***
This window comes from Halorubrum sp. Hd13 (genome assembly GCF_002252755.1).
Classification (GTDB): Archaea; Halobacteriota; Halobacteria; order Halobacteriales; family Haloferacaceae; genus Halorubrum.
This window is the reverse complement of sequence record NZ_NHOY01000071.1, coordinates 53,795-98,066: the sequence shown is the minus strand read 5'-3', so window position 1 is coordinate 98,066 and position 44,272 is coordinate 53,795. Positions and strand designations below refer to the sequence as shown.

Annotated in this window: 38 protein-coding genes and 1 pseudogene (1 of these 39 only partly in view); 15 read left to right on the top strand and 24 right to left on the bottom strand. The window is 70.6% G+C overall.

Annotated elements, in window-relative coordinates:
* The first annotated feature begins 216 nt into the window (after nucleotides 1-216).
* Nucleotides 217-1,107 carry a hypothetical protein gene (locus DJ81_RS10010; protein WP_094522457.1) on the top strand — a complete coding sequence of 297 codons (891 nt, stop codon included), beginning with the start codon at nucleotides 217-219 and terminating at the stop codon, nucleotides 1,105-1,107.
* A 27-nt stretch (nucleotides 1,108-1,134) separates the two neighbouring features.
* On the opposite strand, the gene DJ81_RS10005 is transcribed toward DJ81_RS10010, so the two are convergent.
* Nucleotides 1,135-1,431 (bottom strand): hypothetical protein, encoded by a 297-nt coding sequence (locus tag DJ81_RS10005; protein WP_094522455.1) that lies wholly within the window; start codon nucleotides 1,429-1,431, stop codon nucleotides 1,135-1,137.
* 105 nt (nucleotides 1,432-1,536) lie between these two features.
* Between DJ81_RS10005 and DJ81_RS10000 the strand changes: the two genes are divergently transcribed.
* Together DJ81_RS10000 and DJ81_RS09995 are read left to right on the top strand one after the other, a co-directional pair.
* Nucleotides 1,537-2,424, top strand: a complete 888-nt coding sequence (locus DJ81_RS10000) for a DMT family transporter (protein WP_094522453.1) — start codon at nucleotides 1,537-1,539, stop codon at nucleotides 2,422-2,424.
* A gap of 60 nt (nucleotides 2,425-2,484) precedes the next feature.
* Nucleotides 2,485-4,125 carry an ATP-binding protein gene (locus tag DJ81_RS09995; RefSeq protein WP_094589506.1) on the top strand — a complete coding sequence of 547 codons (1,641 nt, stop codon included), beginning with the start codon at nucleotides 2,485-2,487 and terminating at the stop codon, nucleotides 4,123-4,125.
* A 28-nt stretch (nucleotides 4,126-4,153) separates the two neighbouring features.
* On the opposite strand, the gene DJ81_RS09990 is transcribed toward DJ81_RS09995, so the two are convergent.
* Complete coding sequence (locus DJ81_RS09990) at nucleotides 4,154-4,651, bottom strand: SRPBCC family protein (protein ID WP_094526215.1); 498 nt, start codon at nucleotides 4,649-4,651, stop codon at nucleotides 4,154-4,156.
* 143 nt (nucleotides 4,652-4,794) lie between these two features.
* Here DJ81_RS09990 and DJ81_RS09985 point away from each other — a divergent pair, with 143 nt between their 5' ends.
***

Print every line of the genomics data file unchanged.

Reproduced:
This window comes from Halorubrum sp. Hd13 (genome assembly GCF_002252755.1).
Classification (GTDB): Archaea; Halobacteriota; Halobacteria; order Halobacteriales; family Haloferacaceae; genus Halorubrum.
This window is the reverse complement of sequence record NZ_NHOY01000071.1, coordinates 53,795-98,066: the sequence shown is the minus strand read 5'-3', so window position 1 is coordinate 98,066 and position 44,272 is coordinate 53,795. Positions and strand designations below refer to the sequence as shown.

Annotated in this window: 38 protein-coding genes and 1 pseudogene (1 of these 39 only partly in view); 15 read left to right on the top strand and 24 right to left on the bottom strand. The window is 70.6% G+C overall.

Annotated elements, in window-relative coordinates:
* The first annotated feature begins 216 nt into the window (after nucleotides 1-216).
* Nucleotides 217-1,107 carry a hypothetical protein gene (locus DJ81_RS10010; protein WP_094522457.1) on the top strand — a complete coding sequence of 297 codons (891 nt, stop codon included), beginning with the start codon at nucleotides 217-219 and terminating at the stop codon, nucleotides 1,105-1,107.
* A 27-nt stretch (nucleotides 1,108-1,134) separates the two neighbouring features.
* On the opposite strand, the gene DJ81_RS10005 is transcribed toward DJ81_RS10010, so the two are convergent.
* Nucleotides 1,135-1,431 (bottom strand): hypothetical protein, encoded by a 297-nt coding sequence (locus tag DJ81_RS10005; protein WP_094522455.1) that lies wholly within the window; start codon nucleotides 1,429-1,431, stop codon nucleotides 1,135-1,137.
* 105 nt (nucleotides 1,432-1,536) lie between these two features.
* Between DJ81_RS10005 and DJ81_RS10000 the strand changes: the two genes are divergently transcribed.
* Together DJ81_RS10000 and DJ81_RS09995 are read left to right on the top strand one after the other, a co-directional pair.
* Nucleotides 1,537-2,424, top strand: a complete 888-nt coding sequence (locus DJ81_RS10000) for a DMT family transporter (protein WP_094522453.1) — start codon at nucleotides 1,537-1,539, stop codon at nucleotides 2,422-2,424.
* A gap of 60 nt (nucleotides 2,425-2,484) precedes the next feature.
* Nucleotides 2,485-4,125 carry an ATP-binding protein gene (locus tag DJ81_RS09995; RefSeq protein WP_094589506.1) on the top strand — a complete coding sequence of 547 codons (1,641 nt, stop codon included), beginning with the start codon at nucleotides 2,485-2,487 and terminating at the stop codon, nucleotides 4,123-4,125.
* A 28-nt stretch (nucleotides 4,126-4,153) separates the two neighbouring features.
* On the opposite strand, the gene DJ81_RS09990 is transcribed toward DJ81_RS09995, so the two are convergent.
* Complete coding sequence (locus DJ81_RS09990) at nucleotides 4,154-4,651, bottom strand: SRPBCC family protein (protein ID WP_094526215.1); 498 nt, start codon at nucleotides 4,649-4,651, stop codon at nucleotides 4,154-4,156.
* 143 nt (nucleotides 4,652-4,794) lie between these two features.
* Here DJ81_RS09990 and DJ81_RS09985 point away from each other — a divergent pair, with 143 nt between their 5' ends.